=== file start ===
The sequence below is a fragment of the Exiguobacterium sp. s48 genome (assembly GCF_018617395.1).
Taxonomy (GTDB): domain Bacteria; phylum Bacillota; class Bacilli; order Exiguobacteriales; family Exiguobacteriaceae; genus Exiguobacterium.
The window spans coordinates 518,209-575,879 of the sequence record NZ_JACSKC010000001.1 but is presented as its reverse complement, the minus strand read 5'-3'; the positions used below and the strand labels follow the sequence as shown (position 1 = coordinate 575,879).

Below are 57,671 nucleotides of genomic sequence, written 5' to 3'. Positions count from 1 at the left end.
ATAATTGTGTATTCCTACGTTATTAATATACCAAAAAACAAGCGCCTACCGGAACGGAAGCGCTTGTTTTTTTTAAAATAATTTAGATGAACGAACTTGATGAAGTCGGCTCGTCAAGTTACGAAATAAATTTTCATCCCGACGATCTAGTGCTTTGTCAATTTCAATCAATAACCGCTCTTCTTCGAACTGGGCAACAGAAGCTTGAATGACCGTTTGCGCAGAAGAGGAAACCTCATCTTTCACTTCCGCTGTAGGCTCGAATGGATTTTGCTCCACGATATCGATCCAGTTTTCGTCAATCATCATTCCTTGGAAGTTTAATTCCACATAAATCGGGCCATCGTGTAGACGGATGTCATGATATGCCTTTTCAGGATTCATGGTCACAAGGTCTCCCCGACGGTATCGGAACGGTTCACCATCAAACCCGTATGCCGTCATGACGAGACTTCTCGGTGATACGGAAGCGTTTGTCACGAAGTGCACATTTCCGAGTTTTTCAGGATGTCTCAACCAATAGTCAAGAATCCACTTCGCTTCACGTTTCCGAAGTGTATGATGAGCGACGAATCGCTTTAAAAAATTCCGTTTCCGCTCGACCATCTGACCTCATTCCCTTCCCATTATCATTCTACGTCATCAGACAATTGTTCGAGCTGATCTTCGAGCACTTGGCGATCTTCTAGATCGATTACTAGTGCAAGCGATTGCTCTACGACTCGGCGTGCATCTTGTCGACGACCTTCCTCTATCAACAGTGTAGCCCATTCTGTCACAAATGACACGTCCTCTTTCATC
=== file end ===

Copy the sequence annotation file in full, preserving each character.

The sequence below is a fragment of the Exiguobacterium sp. s48 genome (assembly GCF_018617395.1).
Taxonomy (GTDB): domain Bacteria; phylum Bacillota; class Bacilli; order Exiguobacteriales; family Exiguobacteriaceae; genus Exiguobacterium.
The window spans coordinates 518,209-575,879 of the sequence record NZ_JACSKC010000001.1 but is presented as its reverse complement, the minus strand read 5'-3'; the positions used below and the strand labels follow the sequence as shown (position 1 = coordinate 575,879).

Below are 57,671 nucleotides of genomic sequence, written 5' to 3'. Positions count from 1 at the left end.
ATAATTGTGTATTCCTACGTTATTAATATACCAAAAAACAAGCGCCTACCGGAACGGAAGCGCTTGTTTTTTTTAAAATAATTTAGATGAACGAACTTGATGAAGTCGGCTCGTCAAGTTACGAAATAAATTTTCATCCCGACGATCTAGTGCTTTGTCAATTTCAATCAATAACCGCTCTTCTTCGAACTGGGCAACAGAAGCTTGAATGACCGTTTGCGCAGAAGAGGAAACCTCATCTTTCACTTCCGCTGTAGGCTCGAATGGATTTTGCTCCACGATATCGATCCAGTTTTCGTCAATCATCATTCCTTGGAAGTTTAATTCCACATAAATCGGGCCATCGTGTAGACGGATGTCATGATATGCCTTTTCAGGATTCATGGTCACAAGGTCTCCCCGACGGTATCGGAACGGTTCACCATCAAACCCGTATGCCGTCATGACGAGACTTCTCGGTGATACGGAAGCGTTTGTCACGAAGTGCACATTTCCGAGTTTTTCAGGATGTCTCAACCAATAGTCAAGAATCCACTTCGCTTCACGTTTCCGAAGTGTATGATGAGCGACGAATCGCTTTAAAAAATTCCGTTTCCGCTCGACCATCTGACCTCATTCCCTTCCCATTATCATTCTACGTCATCAGACAATTGTTCGAGCTGATCTTCGAGCACTTGGCGATCTTCTAGATCGATTACTAGTGCAAGCGATTGCTCTACGACTCGGCGTGCATCTTGTCGACGACCTTCCTCTATCAACAGTGTAGCCCATTCTGTCACAAATGACACGTCCTCTTTCATC